He said, “There are going to be a lot of things you’re going to have to deal with, so I’m your desk officer. You can’t talk to anybody else about this. Anything you need, anything you want done, call me anytime….
I recall several conversations with the Secretary. On Tuesday morning just as the Panama Coordinating Committee meeting was breaking up – people were milling around my office because our most secure conference area was a part of the ambassador’s office which I used – my secretary came in and said, “Secretary Baker is on the secure line for you.” Of course, it is not often that the Secretary calls a chief of mission anywhere on the phone, although my secretary knew I had spoken with the Secretary on Monday. I had to shoo everybody out of my office before picking up for my desk officer….
The Secretary had given me his personal secure numbers on Sunday. Of course, we couldn’t communicate in writing as many additional people in the communications channels would have found out about the operation. As I recall, we had two discussions on Monday. I told him how I was handling the new leadership, that they would be sworn into office by midnight Tuesday, that a radio station would start broadcasting their messages to their people by 1:00PM.
I asked him how we were going to deal with the international legal aspects and the legal authority for the operation. He said, “Oh, dammit, I’ll have to get the legal precedents. I can’t get the lawyers involved yet. I’ll work on it.” Later he told me he found a way to get the lawyers involved without telling them what country. I didn’t have much that I needed him to do, although it was rather nice to have the Secretary of State as a desk officer, rather comforting. Fortunately, the cover hints that we were going to have important visitors explained and were reinforced by calls from the Secretary; word of which undoubtedly spread through the embassy and probably to Noriega’s intelligence people.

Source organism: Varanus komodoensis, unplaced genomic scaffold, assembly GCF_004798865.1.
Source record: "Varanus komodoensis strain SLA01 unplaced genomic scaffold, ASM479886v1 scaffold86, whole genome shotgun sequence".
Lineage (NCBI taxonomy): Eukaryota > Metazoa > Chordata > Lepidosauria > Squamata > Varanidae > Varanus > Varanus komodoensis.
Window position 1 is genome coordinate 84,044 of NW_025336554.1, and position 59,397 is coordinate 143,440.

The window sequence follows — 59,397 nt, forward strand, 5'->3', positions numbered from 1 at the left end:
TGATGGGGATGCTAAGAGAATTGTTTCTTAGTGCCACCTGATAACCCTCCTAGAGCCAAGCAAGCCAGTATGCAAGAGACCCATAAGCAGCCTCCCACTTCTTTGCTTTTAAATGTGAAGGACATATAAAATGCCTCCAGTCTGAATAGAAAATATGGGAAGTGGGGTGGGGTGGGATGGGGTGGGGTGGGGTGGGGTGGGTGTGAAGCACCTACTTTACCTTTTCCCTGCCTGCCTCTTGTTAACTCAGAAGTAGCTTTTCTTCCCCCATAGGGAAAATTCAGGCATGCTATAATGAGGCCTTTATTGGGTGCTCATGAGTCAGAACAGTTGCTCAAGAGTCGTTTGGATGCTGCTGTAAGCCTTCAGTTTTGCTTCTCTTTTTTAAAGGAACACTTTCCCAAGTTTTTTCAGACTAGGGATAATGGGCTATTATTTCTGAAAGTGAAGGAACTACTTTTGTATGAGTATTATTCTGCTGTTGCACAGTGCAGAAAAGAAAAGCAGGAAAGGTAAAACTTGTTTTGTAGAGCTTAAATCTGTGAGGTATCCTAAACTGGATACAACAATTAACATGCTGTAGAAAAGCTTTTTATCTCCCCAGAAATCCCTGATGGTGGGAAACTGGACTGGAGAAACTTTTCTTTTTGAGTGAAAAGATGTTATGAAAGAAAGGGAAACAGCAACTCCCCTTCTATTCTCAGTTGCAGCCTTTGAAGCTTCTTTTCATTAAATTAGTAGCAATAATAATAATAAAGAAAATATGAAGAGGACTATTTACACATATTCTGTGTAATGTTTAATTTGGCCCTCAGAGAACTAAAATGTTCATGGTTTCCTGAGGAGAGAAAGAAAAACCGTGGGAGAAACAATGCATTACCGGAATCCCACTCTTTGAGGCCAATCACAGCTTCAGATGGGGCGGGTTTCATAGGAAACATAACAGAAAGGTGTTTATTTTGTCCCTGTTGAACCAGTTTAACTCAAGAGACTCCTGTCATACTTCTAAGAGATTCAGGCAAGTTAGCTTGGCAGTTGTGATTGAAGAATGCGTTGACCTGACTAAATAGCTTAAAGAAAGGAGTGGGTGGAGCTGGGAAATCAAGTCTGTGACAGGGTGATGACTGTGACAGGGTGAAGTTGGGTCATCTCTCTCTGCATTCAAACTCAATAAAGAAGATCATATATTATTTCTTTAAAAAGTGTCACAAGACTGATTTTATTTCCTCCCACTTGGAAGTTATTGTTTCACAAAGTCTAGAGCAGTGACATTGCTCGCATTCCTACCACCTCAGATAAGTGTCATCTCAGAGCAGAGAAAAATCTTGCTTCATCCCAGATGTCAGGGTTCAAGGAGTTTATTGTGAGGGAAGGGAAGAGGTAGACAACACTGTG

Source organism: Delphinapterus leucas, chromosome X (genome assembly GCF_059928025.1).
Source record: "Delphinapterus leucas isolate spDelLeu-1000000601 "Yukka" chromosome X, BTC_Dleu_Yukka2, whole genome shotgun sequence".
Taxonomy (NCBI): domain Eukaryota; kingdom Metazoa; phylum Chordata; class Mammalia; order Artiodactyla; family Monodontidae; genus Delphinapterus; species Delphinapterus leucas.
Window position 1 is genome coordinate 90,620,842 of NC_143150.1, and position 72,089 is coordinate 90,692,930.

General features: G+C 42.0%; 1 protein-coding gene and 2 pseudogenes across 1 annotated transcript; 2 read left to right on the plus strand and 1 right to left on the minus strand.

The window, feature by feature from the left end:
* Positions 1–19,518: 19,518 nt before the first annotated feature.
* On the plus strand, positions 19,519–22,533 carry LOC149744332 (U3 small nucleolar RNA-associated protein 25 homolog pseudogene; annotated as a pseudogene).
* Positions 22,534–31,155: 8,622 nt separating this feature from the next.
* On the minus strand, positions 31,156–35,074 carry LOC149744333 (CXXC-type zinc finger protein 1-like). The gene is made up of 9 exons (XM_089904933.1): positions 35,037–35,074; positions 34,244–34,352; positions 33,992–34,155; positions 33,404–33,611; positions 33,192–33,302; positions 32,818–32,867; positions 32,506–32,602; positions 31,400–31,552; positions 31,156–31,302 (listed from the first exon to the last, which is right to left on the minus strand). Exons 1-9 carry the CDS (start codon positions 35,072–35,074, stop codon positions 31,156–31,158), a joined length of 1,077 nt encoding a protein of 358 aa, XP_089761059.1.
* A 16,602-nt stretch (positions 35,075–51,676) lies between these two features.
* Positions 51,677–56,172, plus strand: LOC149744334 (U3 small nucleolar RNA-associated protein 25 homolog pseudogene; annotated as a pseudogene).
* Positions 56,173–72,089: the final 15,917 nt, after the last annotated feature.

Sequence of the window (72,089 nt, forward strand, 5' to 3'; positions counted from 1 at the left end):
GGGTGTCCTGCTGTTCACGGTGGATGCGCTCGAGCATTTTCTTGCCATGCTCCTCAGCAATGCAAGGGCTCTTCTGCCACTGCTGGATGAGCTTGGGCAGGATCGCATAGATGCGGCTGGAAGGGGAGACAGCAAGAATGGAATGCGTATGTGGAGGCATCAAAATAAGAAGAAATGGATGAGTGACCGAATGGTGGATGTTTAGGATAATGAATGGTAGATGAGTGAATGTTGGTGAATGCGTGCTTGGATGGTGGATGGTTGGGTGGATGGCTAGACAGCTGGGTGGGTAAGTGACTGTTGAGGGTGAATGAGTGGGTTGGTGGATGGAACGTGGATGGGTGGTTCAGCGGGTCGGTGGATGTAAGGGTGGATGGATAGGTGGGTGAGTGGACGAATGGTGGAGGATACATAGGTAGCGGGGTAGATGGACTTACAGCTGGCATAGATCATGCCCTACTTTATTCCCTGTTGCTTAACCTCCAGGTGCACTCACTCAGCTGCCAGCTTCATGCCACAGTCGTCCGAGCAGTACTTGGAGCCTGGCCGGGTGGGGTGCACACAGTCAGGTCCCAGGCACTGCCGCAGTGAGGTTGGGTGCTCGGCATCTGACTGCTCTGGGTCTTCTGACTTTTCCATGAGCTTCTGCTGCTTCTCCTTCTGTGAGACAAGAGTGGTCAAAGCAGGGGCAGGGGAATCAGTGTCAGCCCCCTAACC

“Secretary Baker played such a key role”
LAKE: Secretary Baker came to believe that we should support the Mongolian people in their efforts [to modernize]. I saw very quickly that this was going to blossom incredibly in terms of the U.S. efforts, as it did. In the course of FY ’91, we went from zero planned aid at the beginning of the year to over $30 million in assistance by the end of the year. Anyone who has worked in the bureaucracy, particularly with the AID [Agency for International Development] bureaucracy, knows what an incredible task this became.
The other thing was that just analyzing what was happening you could see that Mongolia as it existed in the summer of 1990 was going to cease to exist. This was a country sustained by an incredible volume of Soviet aid. Things were going to change and we had to be prepared for the worst. Remember, this is a country with a capital city where a temperature in January of forty below is considered normal. The average temperature in Ulaanbaatar is twenty-seven degrees Fahrenheit — the coldest capital in the world. From the point of view of sheer survival, not to mention all the other events that took place in the course of change we had to be prepared….
Secretary Baker had an interest in Mongolia and part of my problem was convincing people in the bureaucracy that this was a reason to be interested. You can only call the Secretary so many times. Baker made a second trip to Mongolia in the summer of 1991 and that finally began to get people’s attention. People really did begin to believe he was interested in Mongolia….
That’s where Secretary Baker played such a key role. Let’s face it, Mongolia is the end of the earth as far as they’re concerned. Here is a country which when I went there was the largest land-locked country in the world. In the United States, it would stretch from New York to Denver, from Minneapolis to Dallas, with a population of two and a half million people. It is the least densely populated country in the world. And between Russia and China. How much more forgotten and obscure can you be in terms of the rest of the world?…
We were able to launch a very successful coordination effort involving the international financial institutions, the World Bank, IMF [International Monetary Fund], as well as the donor countries that were resident in Ulaanbaatar.